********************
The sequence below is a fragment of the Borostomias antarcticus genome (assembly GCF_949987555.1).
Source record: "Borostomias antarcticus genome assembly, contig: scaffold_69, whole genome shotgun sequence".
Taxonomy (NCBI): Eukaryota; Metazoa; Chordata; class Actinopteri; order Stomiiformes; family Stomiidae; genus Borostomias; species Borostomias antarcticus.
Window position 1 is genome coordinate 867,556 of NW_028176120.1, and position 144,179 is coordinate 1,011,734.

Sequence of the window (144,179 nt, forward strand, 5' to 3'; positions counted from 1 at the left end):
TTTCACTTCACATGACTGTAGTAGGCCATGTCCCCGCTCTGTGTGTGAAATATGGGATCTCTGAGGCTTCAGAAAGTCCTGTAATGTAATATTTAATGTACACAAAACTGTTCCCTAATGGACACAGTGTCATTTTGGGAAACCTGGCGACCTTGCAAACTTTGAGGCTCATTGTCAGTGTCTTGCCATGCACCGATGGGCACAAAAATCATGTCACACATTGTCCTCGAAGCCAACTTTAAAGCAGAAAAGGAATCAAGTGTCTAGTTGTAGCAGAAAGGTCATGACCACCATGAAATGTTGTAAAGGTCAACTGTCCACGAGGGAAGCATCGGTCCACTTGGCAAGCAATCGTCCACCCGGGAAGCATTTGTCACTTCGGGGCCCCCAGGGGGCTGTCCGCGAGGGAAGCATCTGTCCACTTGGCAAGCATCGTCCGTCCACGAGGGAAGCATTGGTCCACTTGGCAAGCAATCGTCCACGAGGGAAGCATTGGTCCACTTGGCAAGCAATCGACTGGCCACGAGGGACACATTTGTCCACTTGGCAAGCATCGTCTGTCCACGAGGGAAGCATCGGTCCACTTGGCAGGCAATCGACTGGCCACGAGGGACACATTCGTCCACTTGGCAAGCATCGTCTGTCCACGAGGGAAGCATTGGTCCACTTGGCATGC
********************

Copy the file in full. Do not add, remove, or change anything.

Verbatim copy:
The sequence below is a fragment of the Borostomias antarcticus genome (assembly GCF_949987555.1).
Source record: "Borostomias antarcticus genome assembly, contig: scaffold_69, whole genome shotgun sequence".
Taxonomy (NCBI): Eukaryota; Metazoa; Chordata; class Actinopteri; order Stomiiformes; family Stomiidae; genus Borostomias; species Borostomias antarcticus.
Window position 1 is genome coordinate 867,556 of NW_028176120.1, and position 144,179 is coordinate 1,011,734.

Sequence of the window (144,179 nt, forward strand, 5' to 3'; positions counted from 1 at the left end):
TTTCACTTCACATGACTGTAGTAGGCCATGTCCCCGCTCTGTGTGTGAAATATGGGATCTCTGAGGCTTCAGAAAGTCCTGTAATGTAATATTTAATGTACACAAAACTGTTCCCTAATGGACACAGTGTCATTTTGGGAAACCTGGCGACCTTGCAAACTTTGAGGCTCATTGTCAGTGTCTTGCCATGCACCGATGGGCACAAAAATCATGTCACACATTGTCCTCGAAGCCAACTTTAAAGCAGAAAAGGAATCAAGTGTCTAGTTGTAGCAGAAAGGTCATGACCACCATGAAATGTTGTAAAGGTCAACTGTCCACGAGGGAAGCATCGGTCCACTTGGCAAGCAATCGTCCACCCGGGAAGCATTTGTCACTTCGGGGCCCCCAGGGGGCTGTCCGCGAGGGAAGCATCTGTCCACTTGGCAAGCATCGTCCGTCCACGAGGGAAGCATTGGTCCACTTGGCAAGCAATCGTCCACGAGGGAAGCATTGGTCCACTTGGCAAGCAATCGACTGGCCACGAGGGACACATTTGTCCACTTGGCAAGCATCGTCTGTCCACGAGGGAAGCATCGGTCCACTTGGCAGGCAATCGACTGGCCACGAGGGACACATTCGTCCACTTGGCAAGCATCGTCTGTCCACGAGGGAAGCATTGGTCCACTTGGCATGC